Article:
Freeman explains decision to decline charges against officers in Minneapolis apartment shooting

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While acknowledging the death of 20-year-old Andrew Tekle Sundberg last July as a “tragedy,” Hennepin County Attorney Mike Freeman says Minneapolis police officers were justified in the actions they took.

“After reviewing this very carefully there is no criminal act by police officers under Minnesota law,” Freeman told 5 EYEWITNESS NEWS reporter Tom Hauser during an interview Thursday on WCCO Radio. “They can do what they did.”

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It happened after an hourslong standoff early on July 14 in the 900 block of 21st Avenue South. Police had responded to the building the night before after a woman with two kids said someone had fired a shot into her unit. Officers at the scene heard more gunshots and evacuated the building, then tried to talk to Sundberg for several hours.

“There’s a lot of evidence here,” Freeman said. “A lot of video. A lot of witnesses to talk to and it was clear last week that we have enough information the decision could be made.”

Freeman issued a 39-page report with a step-by-step analysis of why he decided not to file charges against two officers who shot Sundberg when he appeared to aim a gun at officers. Earlier he fired several shots inside the apartment building, including into an apartment where a woman and young children were present. They had to be rescued by police during subsequent gunfire.

The Star Tribune reports the victim’s mother, Cindy Sundberg, was upset by Freeman’s decision and the timing of it being announced. “We are heartbroken that the Hennepin County Attorney’s Office chose to provide our family with this devastating news right before Christmas, as we were already grieving Tekle’s absence.”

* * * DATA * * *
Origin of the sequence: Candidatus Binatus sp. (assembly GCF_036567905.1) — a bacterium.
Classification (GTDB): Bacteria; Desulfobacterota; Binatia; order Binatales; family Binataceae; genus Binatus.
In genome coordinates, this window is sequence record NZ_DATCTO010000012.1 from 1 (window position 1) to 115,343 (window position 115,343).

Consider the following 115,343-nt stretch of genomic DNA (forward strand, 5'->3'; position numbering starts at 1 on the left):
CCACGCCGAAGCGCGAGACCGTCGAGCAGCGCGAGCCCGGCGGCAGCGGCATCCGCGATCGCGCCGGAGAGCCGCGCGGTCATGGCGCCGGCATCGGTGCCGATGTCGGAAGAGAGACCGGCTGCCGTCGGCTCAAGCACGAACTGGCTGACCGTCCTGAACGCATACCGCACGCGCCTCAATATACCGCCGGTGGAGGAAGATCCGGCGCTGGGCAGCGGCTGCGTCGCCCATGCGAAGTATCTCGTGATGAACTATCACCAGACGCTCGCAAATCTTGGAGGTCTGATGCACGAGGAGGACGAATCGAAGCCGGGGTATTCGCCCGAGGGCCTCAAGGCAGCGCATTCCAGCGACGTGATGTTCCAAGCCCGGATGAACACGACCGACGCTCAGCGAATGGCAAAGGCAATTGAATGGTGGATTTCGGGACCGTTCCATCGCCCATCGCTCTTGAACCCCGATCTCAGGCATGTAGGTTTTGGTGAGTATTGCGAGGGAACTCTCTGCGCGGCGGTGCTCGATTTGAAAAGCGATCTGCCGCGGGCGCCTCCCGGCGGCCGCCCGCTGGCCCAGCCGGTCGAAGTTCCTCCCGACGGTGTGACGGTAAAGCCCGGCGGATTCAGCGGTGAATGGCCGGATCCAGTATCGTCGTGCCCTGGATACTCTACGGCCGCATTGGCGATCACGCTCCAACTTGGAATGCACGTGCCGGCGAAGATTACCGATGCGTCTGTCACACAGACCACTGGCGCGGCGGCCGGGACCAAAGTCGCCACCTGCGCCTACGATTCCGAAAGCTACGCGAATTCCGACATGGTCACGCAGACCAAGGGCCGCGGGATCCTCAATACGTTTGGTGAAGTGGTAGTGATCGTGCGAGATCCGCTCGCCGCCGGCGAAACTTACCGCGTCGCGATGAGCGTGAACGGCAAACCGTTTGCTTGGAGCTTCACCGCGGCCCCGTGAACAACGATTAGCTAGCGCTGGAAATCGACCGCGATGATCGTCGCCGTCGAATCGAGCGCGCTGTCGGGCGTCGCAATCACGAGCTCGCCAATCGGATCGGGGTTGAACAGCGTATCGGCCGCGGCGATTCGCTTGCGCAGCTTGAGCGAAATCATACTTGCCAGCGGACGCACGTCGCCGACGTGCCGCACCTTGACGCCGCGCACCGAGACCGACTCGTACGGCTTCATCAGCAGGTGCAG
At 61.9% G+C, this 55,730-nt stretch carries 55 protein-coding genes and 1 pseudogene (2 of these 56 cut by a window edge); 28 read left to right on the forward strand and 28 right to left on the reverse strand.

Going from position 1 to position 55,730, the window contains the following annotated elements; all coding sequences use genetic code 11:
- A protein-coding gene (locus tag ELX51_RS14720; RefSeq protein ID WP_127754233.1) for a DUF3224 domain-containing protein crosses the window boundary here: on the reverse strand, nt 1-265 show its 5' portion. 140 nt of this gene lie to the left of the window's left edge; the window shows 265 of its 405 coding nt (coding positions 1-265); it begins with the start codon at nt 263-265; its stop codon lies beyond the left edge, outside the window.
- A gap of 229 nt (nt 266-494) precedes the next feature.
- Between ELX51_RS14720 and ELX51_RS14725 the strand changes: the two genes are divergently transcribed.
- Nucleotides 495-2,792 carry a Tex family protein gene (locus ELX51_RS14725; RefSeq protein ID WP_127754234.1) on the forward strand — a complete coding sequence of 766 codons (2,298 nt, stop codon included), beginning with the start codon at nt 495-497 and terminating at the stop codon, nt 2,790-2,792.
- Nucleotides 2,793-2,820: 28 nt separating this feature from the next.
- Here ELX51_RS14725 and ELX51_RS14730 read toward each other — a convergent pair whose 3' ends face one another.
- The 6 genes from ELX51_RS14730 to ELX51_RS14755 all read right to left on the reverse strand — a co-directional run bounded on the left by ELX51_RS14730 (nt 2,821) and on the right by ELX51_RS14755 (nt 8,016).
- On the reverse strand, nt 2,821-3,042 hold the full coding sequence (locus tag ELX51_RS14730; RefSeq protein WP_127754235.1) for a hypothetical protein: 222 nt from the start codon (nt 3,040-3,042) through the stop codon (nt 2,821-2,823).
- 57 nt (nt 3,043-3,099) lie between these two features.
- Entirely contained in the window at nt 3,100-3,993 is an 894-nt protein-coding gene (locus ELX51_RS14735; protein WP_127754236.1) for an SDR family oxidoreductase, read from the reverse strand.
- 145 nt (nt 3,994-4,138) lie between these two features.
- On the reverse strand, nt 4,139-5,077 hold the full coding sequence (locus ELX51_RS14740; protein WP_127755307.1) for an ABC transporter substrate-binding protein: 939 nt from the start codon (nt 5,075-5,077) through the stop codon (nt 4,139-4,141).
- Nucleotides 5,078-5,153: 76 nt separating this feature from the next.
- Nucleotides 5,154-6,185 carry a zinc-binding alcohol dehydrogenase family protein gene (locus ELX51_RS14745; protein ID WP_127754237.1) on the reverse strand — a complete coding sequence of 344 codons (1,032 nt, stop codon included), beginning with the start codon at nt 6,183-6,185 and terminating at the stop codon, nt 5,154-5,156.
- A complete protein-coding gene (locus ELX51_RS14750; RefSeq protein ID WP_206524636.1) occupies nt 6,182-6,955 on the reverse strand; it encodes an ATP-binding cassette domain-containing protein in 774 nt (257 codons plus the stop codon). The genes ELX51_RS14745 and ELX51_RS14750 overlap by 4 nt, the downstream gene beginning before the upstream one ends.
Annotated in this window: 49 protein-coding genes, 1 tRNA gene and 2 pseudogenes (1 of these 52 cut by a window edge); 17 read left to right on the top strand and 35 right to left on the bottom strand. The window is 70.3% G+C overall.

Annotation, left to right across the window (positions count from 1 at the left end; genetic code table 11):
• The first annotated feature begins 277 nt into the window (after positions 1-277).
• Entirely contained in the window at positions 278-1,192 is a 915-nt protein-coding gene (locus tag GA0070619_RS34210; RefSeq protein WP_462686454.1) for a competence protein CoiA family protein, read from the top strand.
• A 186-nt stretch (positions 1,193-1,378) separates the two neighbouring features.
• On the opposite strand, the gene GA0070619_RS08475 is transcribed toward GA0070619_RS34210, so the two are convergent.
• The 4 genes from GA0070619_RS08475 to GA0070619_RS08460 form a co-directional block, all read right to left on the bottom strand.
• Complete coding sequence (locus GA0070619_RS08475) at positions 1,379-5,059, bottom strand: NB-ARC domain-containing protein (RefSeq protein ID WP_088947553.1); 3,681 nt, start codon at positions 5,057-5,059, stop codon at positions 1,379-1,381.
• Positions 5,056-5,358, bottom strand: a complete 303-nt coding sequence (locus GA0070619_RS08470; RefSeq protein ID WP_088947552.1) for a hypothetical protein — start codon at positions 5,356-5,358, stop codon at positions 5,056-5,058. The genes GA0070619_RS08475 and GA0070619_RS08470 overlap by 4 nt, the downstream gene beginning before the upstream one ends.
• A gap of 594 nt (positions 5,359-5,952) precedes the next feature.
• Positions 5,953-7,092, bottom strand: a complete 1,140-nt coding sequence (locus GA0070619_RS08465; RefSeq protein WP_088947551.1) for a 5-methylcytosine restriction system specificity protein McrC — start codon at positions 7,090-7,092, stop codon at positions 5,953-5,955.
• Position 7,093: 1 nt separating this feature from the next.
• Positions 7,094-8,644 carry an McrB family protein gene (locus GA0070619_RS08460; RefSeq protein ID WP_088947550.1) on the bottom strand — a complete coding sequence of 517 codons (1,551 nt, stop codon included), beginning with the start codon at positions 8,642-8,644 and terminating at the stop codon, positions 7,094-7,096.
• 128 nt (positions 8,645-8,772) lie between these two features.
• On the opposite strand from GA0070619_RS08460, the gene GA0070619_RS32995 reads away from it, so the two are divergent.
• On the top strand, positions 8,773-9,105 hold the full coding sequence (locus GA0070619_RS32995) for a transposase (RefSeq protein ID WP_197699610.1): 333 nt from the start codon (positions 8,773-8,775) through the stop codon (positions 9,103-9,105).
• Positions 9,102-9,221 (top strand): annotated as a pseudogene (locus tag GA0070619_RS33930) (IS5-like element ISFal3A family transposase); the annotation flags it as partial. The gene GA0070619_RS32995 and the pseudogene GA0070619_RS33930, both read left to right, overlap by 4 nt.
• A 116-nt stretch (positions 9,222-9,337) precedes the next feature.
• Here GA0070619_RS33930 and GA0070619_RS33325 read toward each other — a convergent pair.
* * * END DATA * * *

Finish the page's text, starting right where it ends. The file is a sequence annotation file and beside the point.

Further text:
RELATED: Body camera video from standoff, fatal shooting at Minneapolis apartment building released

Freeman was asked about the timing on Thursday.

“The question then was [should] we delay because of the upcoming holiday? Perhaps we should have. But it’s also something that occurred on my watch and my last day here is Jan. 2, and so I felt obligated to do my duty — to make the decision to make it public,” Freeman said. “We announced it to the family first. They were not particularly pleased with the decision, and they were hurt because of the timing, but I’m sorry for that. But we also felt an obligation to do it as quickly as we had completed our thorough review and that’s what we did.”

The family told the Star Tribune they still plan to review the evidence themselves.

As for why Freeman decided to have his office review the case for possible charges rather than send it to another agency, as they’ve done in other recent police shootings, he says he thinks it’s time for these cases to be determined in Hennepin County. Freeman says the cases were sent elsewhere in the Derek Chauvin case and other subsequent cases in the aftermath of George Floyd’s death.

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“Because of some of the turmoil in the streets and frankly the lack of confidence by some folks in us making a decision,” he said. “That time has passed, and it is time for me and my successor to make these decisions for actions that take place in our jurisdictions.”

That will be up to his successor, Mary Moriarty, to decide how to handle future officer-involved incidents.

View the attorney’s office’s full report below.